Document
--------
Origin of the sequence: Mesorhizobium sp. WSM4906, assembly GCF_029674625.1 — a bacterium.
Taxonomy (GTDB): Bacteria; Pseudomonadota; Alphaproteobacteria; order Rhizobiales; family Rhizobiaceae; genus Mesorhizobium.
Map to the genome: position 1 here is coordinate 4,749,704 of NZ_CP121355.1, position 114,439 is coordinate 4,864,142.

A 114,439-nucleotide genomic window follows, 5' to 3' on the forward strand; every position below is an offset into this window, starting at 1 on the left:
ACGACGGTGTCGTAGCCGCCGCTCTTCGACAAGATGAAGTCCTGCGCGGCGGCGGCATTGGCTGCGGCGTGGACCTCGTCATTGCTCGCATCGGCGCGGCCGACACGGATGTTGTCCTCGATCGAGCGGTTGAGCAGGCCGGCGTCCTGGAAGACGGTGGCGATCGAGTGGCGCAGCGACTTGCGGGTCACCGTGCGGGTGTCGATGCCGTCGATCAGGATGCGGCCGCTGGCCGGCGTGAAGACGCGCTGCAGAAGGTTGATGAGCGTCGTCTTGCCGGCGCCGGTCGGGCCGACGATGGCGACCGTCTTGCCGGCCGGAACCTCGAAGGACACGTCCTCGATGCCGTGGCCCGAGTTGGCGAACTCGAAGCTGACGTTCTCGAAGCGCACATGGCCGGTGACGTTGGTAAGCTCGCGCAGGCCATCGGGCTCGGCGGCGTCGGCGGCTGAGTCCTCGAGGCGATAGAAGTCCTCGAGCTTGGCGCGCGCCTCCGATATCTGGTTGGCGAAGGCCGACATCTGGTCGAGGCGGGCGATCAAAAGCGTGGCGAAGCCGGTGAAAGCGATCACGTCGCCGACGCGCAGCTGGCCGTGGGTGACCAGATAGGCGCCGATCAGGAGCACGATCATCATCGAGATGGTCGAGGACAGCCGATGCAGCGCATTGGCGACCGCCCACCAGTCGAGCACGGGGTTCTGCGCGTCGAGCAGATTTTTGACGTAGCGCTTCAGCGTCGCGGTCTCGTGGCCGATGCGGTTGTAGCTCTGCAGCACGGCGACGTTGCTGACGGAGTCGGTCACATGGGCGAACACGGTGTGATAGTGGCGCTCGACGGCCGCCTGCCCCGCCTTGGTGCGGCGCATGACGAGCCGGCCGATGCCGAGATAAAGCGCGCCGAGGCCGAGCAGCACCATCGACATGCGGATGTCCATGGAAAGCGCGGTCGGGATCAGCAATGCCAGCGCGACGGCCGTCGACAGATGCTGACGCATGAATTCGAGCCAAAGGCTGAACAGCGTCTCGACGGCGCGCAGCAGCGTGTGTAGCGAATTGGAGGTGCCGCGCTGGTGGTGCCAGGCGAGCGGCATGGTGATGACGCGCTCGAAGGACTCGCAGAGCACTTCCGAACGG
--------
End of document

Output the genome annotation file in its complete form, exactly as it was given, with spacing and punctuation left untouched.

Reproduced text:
Origin of the sequence: Mesorhizobium sp. WSM4906, assembly GCF_029674625.1 — a bacterium.
Taxonomy (GTDB): Bacteria; Pseudomonadota; Alphaproteobacteria; order Rhizobiales; family Rhizobiaceae; genus Mesorhizobium.
Map to the genome: position 1 here is coordinate 4,749,704 of NZ_CP121355.1, position 114,439 is coordinate 4,864,142.

A 114,439-nucleotide genomic window follows, 5' to 3' on the forward strand; every position below is an offset into this window, starting at 1 on the left:
ACGACGGTGTCGTAGCCGCCGCTCTTCGACAAGATGAAGTCCTGCGCGGCGGCGGCATTGGCTGCGGCGTGGACCTCGTCATTGCTCGCATCGGCGCGGCCGACACGGATGTTGTCCTCGATCGAGCGGTTGAGCAGGCCGGCGTCCTGGAAGACGGTGGCGATCGAGTGGCGCAGCGACTTGCGGGTCACCGTGCGGGTGTCGATGCCGTCGATCAGGATGCGGCCGCTGGCCGGCGTGAAGACGCGCTGCAGAAGGTTGATGAGCGTCGTCTTGCCGGCGCCGGTCGGGCCGACGATGGCGACCGTCTTGCCGGCCGGAACCTCGAAGGACACGTCCTCGATGCCGTGGCCCGAGTTGGCGAACTCGAAGCTGACGTTCTCGAAGCGCACATGGCCGGTGACGTTGGTAAGCTCGCGCAGGCCATCGGGCTCGGCGGCGTCGGCGGCTGAGTCCTCGAGGCGATAGAAGTCCTCGAGCTTGGCGCGCGCCTCCGATATCTGGTTGGCGAAGGCCGACATCTGGTCGAGGCGGGCGATCAAAAGCGTGGCGAAGCCGGTGAAAGCGATCACGTCGCCGACGCGCAGCTGGCCGTGGGTGACCAGATAGGCGCCGATCAGGAGCACGATCATCATCGAGATGGTCGAGGACAGCCGATGCAGCGCATTGGCGACCGCCCACCAGTCGAGCACGGGGTTCTGCGCGTCGAGCAGATTTTTGACGTAGCGCTTCAGCGTCGCGGTCTCGTGGCCGATGCGGTTGTAGCTCTGCAGCACGGCGACGTTGCTGACGGAGTCGGTCACATGGGCGAACACGGTGTGATAGTGGCGCTCGACGGCCGCCTGCCCCGCCTTGGTGCGGCGCATGACGAGCCGGCCGATGCCGAGATAAAGCGCGCCGAGGCCGAGCAGCACCATCGACATGCGGATGTCCATGGAAAGCGCGGTCGGGATCAGCAATGCCAGCGCGACGGCCGTCGACAGATGCTGACGCATGAATTCGAGCCAAAGGCTGAACAGCGTCTCGACGGCGCGCAGCAGCGTGTGTAGCGAATTGGAGGTGCCGCGCTGGTGGTGCCAGGCGAGCGGCATGGTGATGACGCGCTCGAAGGACTCGCAGAGCACTTCCGAACGG